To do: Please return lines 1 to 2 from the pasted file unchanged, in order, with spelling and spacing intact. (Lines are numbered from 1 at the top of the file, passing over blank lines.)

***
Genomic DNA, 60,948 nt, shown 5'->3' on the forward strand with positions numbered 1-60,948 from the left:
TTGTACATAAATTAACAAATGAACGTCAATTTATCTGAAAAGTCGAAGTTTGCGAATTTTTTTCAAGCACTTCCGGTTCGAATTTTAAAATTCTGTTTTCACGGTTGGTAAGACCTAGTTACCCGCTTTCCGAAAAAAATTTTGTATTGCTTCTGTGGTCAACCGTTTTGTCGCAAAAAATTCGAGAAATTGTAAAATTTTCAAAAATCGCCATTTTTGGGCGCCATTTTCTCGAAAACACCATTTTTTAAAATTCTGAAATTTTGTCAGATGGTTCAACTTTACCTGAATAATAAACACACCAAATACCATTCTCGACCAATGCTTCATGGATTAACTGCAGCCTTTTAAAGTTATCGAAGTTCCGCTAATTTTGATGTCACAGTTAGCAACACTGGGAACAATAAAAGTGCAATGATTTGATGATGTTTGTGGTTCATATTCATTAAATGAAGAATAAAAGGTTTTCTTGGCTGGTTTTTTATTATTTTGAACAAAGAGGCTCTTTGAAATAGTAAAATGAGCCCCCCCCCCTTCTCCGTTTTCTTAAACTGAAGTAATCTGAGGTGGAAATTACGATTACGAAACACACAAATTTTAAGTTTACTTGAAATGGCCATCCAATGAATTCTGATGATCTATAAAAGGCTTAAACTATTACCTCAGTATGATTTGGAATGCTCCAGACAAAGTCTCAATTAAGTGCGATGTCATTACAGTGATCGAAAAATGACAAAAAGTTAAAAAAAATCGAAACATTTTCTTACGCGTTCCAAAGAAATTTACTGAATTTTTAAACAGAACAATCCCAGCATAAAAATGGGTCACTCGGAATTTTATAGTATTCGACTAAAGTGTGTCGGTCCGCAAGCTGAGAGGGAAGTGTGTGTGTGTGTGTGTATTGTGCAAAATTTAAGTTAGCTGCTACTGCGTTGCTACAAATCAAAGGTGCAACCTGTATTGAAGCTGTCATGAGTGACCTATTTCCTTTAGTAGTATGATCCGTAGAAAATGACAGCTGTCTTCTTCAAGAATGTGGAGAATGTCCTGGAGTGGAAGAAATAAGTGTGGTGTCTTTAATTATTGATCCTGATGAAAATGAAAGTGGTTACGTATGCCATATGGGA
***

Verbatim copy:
Genomic DNA, 60,948 nt, shown 5'->3' on the forward strand with positions numbered 1-60,948 from the left:
TTGTACATAAATTAACAAATGAACGTCAATTTATCTGAAAAGTCGAAGTTTGCGAATTTTTTTCAAGCACTTCCGGTTCGAATTTTAAAATTCTGTTTTCACGGTTGGTAAGACCTAGTTACCCGCTTTCCGAAAAAAATTTTGTATTGCTTCTGTGGTCAACCGTTTTGTCGCAAAAAATTCGAGAAATTGTAAAATTTTCAAAAATCGCCATTTTTGGGCGCCATTTTCTCGAAAACACCATTTTTTAAAATTCTGAAATTTTGTCAGATGGTTCAACTTTACCTGAATAATAAACACACCAAATACCATTCTCGACCAATGCTTCATGGATTAACTGCAGCCTTTTAAAGTTATCGAAGTTCCGCTAATTTTGATGTCACAGTTAGCAACACTGGGAACAATAAAAGTGCAATGATTTGATGATGTTTGTGGTTCATATTCATTAAATGAAGAATAAAAGGTTTTCTTGGCTGGTTTTTTATTATTTTGAACAAAGAGGCTCTTTGAAATAGTAAAATGAGCCCCCCCCCCTTCTCCGTTTTCTTAAACTGAAGTAATCTGAGGTGGAAATTACGATTACGAAACACACAAATTTTAAGTTTACTTGAAATGGCCATCCAATGAATTCTGATGATCTATAAAAGGCTTAAACTATTACCTCAGTATGATTTGGAATGCTCCAGACAAAGTCTCAATTAAGTGCGATGTCATTACAGTGATCGAAAAATGACAAAAAGTTAAAAAAAATCGAAACATTTTCTTACGCGTTCCAAAGAAATTTACTGAATTTTTAAACAGAACAATCCCAGCATAAAAATGGGTCACTCGGAATTTTATAGTATTCGACTAAAGTGTGTCGGTCCGCAAGCTGAGAGGGAAGTGTGTGTGTGTGTGTGTATTGTGCAAAATTTAAGTTAGCTGCTACTGCGTTGCTACAAATCAAAGGTGCAACCTGTATTGAAGCTGTCATGAGTGACCTATTTCCTTTAGTAGTATGATCCGTAGAAAATGACAGCTGTCTTCTTCAAGAATGTGGAGAATGTCCTGGAGTGGAAGAAATAAGTGTGGTGTCTTTAATTATTGATCCTGATGAAAATGAAAGTGGTTACGTATGCCATATGGGA